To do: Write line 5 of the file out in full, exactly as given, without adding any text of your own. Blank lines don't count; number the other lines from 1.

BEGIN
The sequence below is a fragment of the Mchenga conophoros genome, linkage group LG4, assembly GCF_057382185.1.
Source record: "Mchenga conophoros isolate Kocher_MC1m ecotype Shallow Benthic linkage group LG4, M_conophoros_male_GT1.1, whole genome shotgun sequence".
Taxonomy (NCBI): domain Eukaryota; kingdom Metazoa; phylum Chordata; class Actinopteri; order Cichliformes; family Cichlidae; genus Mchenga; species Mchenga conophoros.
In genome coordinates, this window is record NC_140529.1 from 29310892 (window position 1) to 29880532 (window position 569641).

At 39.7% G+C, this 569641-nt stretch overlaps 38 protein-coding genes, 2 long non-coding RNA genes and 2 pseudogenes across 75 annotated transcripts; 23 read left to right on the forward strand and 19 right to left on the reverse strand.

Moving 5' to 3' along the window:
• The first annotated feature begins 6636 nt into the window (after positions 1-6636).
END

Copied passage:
At 39.7% G+C, this 569641-nt stretch overlaps 38 protein-coding genes, 2 long non-coding RNA genes and 2 pseudogenes across 75 annotated transcripts; 23 read left to right on the forward strand and 19 right to left on the reverse strand.